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Tatyana Parfionova’s Garden of Earthly Delights

Spring arrived early with a fashion show that brought out the romantic in those lucky enough to attend.

Published: February 12, 2014 (Issue # 1797)



  • Pre-Raphaelite in effect, the designer’s use of tulle elicited gasps.
    Photo: Alexander Shatsky / SPT

  • Pansies adorn one of Parfionova’s subtly risque pieces.
    Photo: Alexander Shatsky / SPT

  • Variegated tulips lend an air of mystery to one of the standout designs.
    Photo: Alexander Shatsky / SPT

With an unseasonably early thaw in progress, thoughts of spring and summer were on the minds of those gathered at the Winter Garden of the Astoria Hotel on Sunday for the presentation of beloved local fashion designer Tatyana Parfionova’s latest collection. While the temperatures outside may have been hovering near freezing, Parfionova presented an eclectic show titled “I Was Born a Gardener” that included influences of the renaissance and the 19th century in a romantic bouquet that was nonetheless resolutely modern in its attitude. Set to the strains of Okean Elzy’s “Vesna” (Spring) and the sounds of chirping birds and thunderstorms, the runway show transported those to a wonderland of color and imagination.

Related: A Night Out With Vogue

The show got underway with a bit of audience participation as various supporters stood to deliver lines of poetry in English, Russian and Italian while a trio of “gardeners” appeared and began passing out bouquets of flowers.

Emerging from between a pair of potted palm trees, the models in their china-doll makeup did their best to blend the glamour of the catwalk with the labor of love that is gardening. Adorned in luxurious jewelry from the house of Boucheron, the clothing layered Parfionova’s signature embroidered motifs on sheer silk tulle over full length skirts.

Related: Julia Voitenko’s Elegant Minimalism

Critics are already saying that this is the designer’s best collection yet. Parfionova, who opened her fashion house in 1995 and has shown her collections on the runways of Paris, Milan, New York and Beijing, is one of the few St. Petersburg designers known outside of the country.

Inspired by the approach of Valentine’s Day and the lush romanticism of the collection, The St. Petersburg Times took the opportunity to ask some of those in attendance what they thought were the most romantic spots in St. Petersburg.

“The most romantic place in St. Petersburg is the roof of our residence with a view of the Neva," said Jennes de Mol, General Consul of the Netherlands in St. Petersburg. "It is astonishingly beautiful. You have the sun, and the thrill of a very exciting place, and you are alone — which is important. You also have the most beautiful view of the town. You see the Neva but you also see the courtyards and the roofs — you see another world. You see St. Petersburg from another angle, which is very nice.”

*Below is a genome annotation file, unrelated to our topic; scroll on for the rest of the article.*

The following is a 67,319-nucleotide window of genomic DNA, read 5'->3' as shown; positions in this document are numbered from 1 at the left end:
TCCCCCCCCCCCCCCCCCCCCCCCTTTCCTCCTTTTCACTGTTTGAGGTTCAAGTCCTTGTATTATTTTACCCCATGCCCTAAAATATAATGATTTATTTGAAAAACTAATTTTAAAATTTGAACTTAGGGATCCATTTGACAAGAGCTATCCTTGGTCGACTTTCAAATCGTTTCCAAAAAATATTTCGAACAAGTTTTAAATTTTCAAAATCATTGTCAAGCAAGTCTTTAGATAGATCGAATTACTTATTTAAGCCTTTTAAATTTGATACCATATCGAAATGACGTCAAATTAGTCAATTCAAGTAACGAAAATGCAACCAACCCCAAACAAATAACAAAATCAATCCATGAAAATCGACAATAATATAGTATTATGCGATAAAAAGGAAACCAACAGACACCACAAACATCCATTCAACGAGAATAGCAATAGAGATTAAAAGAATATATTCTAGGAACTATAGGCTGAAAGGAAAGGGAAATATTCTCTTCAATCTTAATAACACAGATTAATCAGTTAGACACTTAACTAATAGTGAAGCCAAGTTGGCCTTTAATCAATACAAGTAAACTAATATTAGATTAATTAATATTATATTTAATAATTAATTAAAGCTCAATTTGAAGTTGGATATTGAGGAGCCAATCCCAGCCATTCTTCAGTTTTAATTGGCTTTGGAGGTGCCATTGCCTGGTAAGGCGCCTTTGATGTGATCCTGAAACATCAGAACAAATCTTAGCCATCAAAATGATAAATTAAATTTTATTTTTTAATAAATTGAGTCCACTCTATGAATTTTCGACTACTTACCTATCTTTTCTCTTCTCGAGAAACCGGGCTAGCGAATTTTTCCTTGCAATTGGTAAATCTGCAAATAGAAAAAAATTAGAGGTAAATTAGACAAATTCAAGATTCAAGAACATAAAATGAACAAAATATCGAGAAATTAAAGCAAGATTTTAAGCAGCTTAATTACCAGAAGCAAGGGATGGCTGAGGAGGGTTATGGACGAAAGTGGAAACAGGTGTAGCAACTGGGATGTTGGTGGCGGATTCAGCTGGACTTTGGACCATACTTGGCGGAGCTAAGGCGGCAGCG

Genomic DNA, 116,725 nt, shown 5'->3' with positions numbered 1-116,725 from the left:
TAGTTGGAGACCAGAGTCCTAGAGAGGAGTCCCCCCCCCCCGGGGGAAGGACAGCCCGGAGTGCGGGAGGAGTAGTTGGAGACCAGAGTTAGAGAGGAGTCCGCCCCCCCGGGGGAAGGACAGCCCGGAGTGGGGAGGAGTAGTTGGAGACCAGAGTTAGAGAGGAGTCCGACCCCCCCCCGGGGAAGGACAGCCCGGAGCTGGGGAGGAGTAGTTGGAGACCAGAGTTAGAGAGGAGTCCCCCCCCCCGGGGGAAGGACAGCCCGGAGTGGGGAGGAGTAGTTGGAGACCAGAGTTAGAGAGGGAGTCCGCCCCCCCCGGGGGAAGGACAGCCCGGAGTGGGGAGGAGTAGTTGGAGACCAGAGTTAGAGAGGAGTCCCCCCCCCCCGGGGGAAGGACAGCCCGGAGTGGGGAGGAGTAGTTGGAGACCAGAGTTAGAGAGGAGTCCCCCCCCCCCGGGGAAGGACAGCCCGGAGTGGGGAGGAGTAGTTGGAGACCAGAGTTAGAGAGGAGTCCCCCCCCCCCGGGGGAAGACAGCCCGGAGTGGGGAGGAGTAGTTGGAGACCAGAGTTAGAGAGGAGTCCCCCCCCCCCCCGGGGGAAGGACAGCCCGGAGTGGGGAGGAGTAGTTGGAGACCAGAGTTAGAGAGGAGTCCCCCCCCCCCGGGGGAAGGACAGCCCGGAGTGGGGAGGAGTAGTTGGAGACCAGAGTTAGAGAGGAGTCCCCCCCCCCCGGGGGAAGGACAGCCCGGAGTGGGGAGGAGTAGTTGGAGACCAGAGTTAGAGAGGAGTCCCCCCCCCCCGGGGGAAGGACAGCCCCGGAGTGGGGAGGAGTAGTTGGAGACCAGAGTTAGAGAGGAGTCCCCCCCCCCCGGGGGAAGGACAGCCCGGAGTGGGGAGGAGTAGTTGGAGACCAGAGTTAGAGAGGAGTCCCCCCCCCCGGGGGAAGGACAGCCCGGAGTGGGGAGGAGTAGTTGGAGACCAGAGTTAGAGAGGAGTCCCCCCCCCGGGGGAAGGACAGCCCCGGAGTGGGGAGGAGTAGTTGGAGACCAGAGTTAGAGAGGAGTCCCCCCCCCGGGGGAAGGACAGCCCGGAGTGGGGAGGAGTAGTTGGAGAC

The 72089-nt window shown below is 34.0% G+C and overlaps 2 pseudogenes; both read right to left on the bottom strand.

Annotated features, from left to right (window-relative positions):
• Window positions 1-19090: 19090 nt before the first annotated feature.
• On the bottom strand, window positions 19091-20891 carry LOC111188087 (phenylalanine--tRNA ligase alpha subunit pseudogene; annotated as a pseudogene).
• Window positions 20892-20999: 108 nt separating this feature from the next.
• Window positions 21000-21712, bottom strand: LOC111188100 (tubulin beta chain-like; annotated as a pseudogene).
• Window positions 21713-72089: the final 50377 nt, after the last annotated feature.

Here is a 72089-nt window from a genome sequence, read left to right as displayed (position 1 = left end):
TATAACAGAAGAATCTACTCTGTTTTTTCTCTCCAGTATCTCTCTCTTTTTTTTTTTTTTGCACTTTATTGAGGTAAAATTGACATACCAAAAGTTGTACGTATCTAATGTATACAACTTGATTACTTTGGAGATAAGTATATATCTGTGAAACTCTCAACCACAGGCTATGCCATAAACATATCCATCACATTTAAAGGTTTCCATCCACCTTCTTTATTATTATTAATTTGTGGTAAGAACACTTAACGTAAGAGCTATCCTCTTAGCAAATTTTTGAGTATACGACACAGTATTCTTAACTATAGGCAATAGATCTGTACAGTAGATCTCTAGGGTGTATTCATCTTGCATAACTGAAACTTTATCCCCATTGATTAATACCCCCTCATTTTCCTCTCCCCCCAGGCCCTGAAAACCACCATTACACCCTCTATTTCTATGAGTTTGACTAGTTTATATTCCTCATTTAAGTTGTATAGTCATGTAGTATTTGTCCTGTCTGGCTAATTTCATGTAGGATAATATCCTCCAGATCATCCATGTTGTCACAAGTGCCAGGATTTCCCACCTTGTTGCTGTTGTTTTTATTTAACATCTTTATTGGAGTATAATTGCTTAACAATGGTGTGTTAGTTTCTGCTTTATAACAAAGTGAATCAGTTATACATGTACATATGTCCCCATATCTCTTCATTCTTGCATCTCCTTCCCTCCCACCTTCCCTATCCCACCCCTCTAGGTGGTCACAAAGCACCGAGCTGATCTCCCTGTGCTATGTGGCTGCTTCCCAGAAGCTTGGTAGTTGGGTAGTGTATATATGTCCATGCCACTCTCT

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ALL ABOUT TOWN

Monday, Jan. 26


Feeling stressed by the crisis? The Northwest Coach University at 3 Ulitsa Vostsstanaya is hosting a master class by lifecoach Tatiana Almazova. She will shed light on the coaching process, the usefulness of coaching during times of economic downturn and how coaching can improve your career and business prospects. The event starts at 7 p.m. and admission is free. Pre-register by calling 424 3700.



Discover the State Hermitage Museum's collection of English painting at a lecture by art historian Yelizaveta Renne at the Prince Galitzine Library, 46 Nab. Reki Fontanki. The event starts at 6 p.m. and the lecture will be followed by a concert of arias, songs and duets by English composer Henry Purcell. The event is free of charge.



Tuesday, Jan. 27


Celebrate the 71st anniversary of the end of the Siege of Leningrad on Palace Square with a free concert at 7 p.m. Listen to WWII-era songs and the poetry of Olga Bergholz while you peruse outdoor exhibitions dedicated to life during wartime. The event is capped off by a fireworks display at 9 p.m.



Stop by the Lexica School of Foreign Languages at 73 Ligovsky Prospekt from now until Friday for a free English lesson. The classes start at 7 p.m. and cover all levels, from Beginner to Advanced. Registration by telephone on 7641692 and a desire to improve your skills are the only prerequisites.



Wednesday, Jan. 28



Feel like becoming a publishing mogul? Stop by the Freedom anti-cafe at 7 Ulitsa Kazanskaya today at 8 p.m. where Simferopol, Crimea-based founder and chief editor of the Holst online magazine will talk about creating an internet magaine, including what stories to cover, how find an audience and build a team, where to find inspiration and how to stand out from the crowd. Admission is the normal price of the anti-café — 2 rubles per minute, which includes tea and snacks.



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